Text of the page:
Is Your Garden Ready for a Drought?
Learn how to conserve water now in order to be prepared for future water shortages.
The good news: Due to a wet winter in most areas, there's no imminent threat of a drought in the U.S. this summer, except for parts of Washington, Hawaii, and Alaska. The bad news: That could change at any time.
Water is an especially needed commodity during the warmer months when gardens and lawns require it on a regular basis to thrive. Many people take for granted that when they turn on the faucet, fresh, clean water will gush out and only stop when they turn the faucet off. According to the Environmental Protection Agency (EPA), the average American family uses 320 gallons of water each day, and about 30 percent of that is for outdoor uses. Of that, more than half goes toward watering lawns and gardens. Nationwide, landscape irrigation totals nearly nine billion gallons per day. To cut down on such high usage, try some or all of the following water-saving ideas.
Choose flowers and plants that can handle a drought.
Pick plants native to where you live because, once established in your garden, they require little water beyond normal rainfall. But those aren't the only good choices. There are plenty of other drought-resistant choices, according to the New York Botanical Garden (NYBG). If your garden is sunny and dry, you could plant perennials such as dianthus, coneflower, hypericum, euphorbia, lavender, iris, sedum, and lamb's ears. Annuals in the same conditions include cosmos, geranium, marigold, zinnia, and verbena. Trees and shrubs that grow in dry conditions are plentiful and include butterfly bush, white pine, and blue mist shrub.
This is a simple thing to do, says the NYBG: Connect the downspouts from your roof gutters to a plastic rain barrel equipped with a tap to save every raindrop. Rather than use any big plastic tub, you'll want to set up a rain barrel because it comes with a filtering screen to keep out leaves, twigs, and mosquito larvae, which breed in standing water.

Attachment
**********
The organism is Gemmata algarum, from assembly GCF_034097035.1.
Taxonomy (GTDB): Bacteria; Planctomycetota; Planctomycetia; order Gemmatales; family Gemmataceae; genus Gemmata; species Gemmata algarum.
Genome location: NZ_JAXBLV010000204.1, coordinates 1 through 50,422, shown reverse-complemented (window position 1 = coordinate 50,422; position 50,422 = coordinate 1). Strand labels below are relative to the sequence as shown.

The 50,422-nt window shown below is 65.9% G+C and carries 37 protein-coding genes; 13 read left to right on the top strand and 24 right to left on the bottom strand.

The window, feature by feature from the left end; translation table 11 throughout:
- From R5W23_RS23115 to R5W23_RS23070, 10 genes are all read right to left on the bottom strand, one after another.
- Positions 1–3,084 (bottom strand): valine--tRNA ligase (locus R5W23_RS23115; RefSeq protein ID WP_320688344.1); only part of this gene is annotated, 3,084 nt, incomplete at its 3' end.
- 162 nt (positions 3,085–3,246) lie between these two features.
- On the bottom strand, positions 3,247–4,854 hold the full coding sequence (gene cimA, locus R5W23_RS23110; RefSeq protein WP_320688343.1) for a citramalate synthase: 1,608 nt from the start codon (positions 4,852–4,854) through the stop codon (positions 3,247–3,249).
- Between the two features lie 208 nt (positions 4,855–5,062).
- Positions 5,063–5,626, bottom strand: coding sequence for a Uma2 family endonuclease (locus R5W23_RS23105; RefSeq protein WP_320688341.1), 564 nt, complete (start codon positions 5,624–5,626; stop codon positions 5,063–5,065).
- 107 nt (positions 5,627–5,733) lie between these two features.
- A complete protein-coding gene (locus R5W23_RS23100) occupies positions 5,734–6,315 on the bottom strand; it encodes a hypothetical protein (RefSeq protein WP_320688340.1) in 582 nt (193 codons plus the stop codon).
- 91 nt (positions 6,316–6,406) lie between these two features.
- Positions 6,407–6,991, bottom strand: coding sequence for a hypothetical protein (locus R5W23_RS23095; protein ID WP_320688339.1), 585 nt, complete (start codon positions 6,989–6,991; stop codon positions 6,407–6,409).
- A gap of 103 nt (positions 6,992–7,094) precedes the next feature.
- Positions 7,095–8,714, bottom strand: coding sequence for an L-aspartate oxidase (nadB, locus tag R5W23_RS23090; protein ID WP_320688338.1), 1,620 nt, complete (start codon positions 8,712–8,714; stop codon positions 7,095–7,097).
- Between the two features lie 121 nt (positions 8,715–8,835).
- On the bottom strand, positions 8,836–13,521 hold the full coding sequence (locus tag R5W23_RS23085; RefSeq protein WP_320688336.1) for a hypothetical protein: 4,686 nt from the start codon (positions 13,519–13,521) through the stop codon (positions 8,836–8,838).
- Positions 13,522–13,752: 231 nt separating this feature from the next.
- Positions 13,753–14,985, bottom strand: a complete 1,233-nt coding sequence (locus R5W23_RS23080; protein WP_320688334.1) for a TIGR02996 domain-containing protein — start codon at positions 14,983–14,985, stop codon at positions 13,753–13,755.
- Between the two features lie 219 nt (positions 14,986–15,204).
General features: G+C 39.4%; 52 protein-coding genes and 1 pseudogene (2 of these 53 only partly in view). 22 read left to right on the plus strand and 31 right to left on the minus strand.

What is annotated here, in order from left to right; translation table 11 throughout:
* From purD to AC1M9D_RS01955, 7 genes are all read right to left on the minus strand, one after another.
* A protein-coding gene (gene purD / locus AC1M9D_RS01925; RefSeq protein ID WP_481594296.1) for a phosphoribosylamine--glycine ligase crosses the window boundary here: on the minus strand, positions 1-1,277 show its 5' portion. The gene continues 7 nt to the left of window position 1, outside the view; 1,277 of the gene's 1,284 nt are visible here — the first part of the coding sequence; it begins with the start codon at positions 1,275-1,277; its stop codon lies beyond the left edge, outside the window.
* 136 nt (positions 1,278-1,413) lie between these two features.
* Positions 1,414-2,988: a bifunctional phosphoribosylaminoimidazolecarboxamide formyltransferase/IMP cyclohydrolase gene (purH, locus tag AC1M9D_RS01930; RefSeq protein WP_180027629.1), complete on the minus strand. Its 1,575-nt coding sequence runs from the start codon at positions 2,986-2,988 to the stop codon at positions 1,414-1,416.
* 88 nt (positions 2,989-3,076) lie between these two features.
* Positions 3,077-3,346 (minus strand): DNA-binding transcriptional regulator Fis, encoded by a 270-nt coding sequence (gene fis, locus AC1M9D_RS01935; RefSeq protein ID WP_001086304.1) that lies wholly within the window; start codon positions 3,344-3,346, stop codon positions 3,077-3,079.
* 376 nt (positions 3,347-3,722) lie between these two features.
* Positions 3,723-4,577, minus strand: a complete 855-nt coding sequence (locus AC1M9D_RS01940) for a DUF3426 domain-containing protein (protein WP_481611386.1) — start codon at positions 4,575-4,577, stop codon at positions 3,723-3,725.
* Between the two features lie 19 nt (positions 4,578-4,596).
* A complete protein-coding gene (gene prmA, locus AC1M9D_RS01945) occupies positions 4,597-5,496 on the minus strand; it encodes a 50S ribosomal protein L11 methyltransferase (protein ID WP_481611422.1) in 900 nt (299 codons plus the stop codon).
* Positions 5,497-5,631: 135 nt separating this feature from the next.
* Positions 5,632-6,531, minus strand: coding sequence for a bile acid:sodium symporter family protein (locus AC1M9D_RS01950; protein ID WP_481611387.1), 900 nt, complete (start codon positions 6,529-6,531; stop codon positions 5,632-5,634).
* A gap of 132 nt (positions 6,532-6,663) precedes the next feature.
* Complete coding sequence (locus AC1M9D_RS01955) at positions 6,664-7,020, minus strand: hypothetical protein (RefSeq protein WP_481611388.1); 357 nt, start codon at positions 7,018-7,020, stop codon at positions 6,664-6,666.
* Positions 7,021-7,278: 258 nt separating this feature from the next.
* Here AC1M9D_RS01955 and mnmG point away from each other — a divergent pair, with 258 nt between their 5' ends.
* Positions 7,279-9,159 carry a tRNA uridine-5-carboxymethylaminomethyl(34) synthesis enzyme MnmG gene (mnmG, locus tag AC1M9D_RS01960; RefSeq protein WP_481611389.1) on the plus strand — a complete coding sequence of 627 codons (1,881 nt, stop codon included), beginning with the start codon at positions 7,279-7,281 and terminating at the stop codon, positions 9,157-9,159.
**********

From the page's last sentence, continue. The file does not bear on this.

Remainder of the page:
Conserve water indoors, too.
Install water-saving plumbing fixtures, which impose limits on the amount of water used per flush by toilets and per minute by faucets and showerheads. Pay attention to your fixtures, and get any faucets or toilets fixed as soon as you notice a leak. You could also set a timer as a reminder to take shorter showers. The less water you use inside, the more you're doing to avoid a drought that will impact your ability to use water outdoors.
Learn how to water your garden better.
Timing is everything when it comes to watering efficiently. It's best to water lawns and gardens during early morning or evening when it's not sunny and water won't evaporate quickly on plants. And when you do water, don't just run a hose quickly on the surface of your garden; instead, water deeply, which means applying at least an inch of water, which will soak the ground to a 6- to 12-inch depth. That encourages the roots to extend deeply into the soil, which slows dehydration.
Understand the symptoms of drought in your garden.
Some plants aren't subtle-when they're thirsty, they let you know it by their drooping leaves. Stick your finger two inches in the soil to see if it's dry or moist. Only water if the plant is dry. Other signs of water-bereft plants: their leaves die or drop off, or they're not growing or producing much.